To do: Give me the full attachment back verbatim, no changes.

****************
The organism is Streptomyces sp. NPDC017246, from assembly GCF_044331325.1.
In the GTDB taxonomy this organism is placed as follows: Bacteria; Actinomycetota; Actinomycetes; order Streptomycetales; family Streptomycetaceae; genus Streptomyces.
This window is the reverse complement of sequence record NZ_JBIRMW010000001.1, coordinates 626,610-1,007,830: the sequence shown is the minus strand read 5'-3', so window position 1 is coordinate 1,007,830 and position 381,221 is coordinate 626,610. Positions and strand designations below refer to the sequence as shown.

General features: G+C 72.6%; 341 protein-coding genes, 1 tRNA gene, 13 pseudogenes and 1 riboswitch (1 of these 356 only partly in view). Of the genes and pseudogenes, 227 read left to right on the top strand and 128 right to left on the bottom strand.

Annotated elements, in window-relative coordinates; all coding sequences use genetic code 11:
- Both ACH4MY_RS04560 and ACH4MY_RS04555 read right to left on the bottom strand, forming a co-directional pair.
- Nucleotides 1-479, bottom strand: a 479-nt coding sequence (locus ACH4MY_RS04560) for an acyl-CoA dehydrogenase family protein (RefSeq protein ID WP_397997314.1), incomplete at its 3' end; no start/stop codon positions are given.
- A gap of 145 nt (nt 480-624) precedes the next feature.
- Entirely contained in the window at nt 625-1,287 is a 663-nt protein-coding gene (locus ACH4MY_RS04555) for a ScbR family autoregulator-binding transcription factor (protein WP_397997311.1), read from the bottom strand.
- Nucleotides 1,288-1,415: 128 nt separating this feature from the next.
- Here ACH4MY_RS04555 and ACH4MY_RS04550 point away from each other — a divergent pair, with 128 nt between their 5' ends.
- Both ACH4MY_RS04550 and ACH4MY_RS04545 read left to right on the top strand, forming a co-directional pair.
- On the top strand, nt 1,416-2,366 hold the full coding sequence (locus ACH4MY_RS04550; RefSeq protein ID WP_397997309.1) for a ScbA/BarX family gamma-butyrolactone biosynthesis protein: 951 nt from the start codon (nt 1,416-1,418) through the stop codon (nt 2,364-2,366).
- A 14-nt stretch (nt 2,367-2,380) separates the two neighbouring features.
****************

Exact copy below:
The organism is Streptomyces sp. NPDC017246, from assembly GCF_044331325.1.
In the GTDB taxonomy this organism is placed as follows: Bacteria; Actinomycetota; Actinomycetes; order Streptomycetales; family Streptomycetaceae; genus Streptomyces.
This window is the reverse complement of sequence record NZ_JBIRMW010000001.1, coordinates 626,610-1,007,830: the sequence shown is the minus strand read 5'-3', so window position 1 is coordinate 1,007,830 and position 381,221 is coordinate 626,610. Positions and strand designations below refer to the sequence as shown.

General features: G+C 72.6%; 341 protein-coding genes, 1 tRNA gene, 13 pseudogenes and 1 riboswitch (1 of these 356 only partly in view). Of the genes and pseudogenes, 227 read left to right on the top strand and 128 right to left on the bottom strand.

Annotated elements, in window-relative coordinates; all coding sequences use genetic code 11:
- Both ACH4MY_RS04560 and ACH4MY_RS04555 read right to left on the bottom strand, forming a co-directional pair.
- Nucleotides 1-479, bottom strand: a 479-nt coding sequence (locus ACH4MY_RS04560) for an acyl-CoA dehydrogenase family protein (RefSeq protein ID WP_397997314.1), incomplete at its 3' end; no start/stop codon positions are given.
- A gap of 145 nt (nt 480-624) precedes the next feature.
- Entirely contained in the window at nt 625-1,287 is a 663-nt protein-coding gene (locus ACH4MY_RS04555) for a ScbR family autoregulator-binding transcription factor (protein WP_397997311.1), read from the bottom strand.
- Nucleotides 1,288-1,415: 128 nt separating this feature from the next.
- Here ACH4MY_RS04555 and ACH4MY_RS04550 point away from each other — a divergent pair, with 128 nt between their 5' ends.
- Both ACH4MY_RS04550 and ACH4MY_RS04545 read left to right on the top strand, forming a co-directional pair.
- On the top strand, nt 1,416-2,366 hold the full coding sequence (locus ACH4MY_RS04550; RefSeq protein ID WP_397997309.1) for a ScbA/BarX family gamma-butyrolactone biosynthesis protein: 951 nt from the start codon (nt 1,416-1,418) through the stop codon (nt 2,364-2,366).
- A 14-nt stretch (nt 2,367-2,380) separates the two neighbouring features.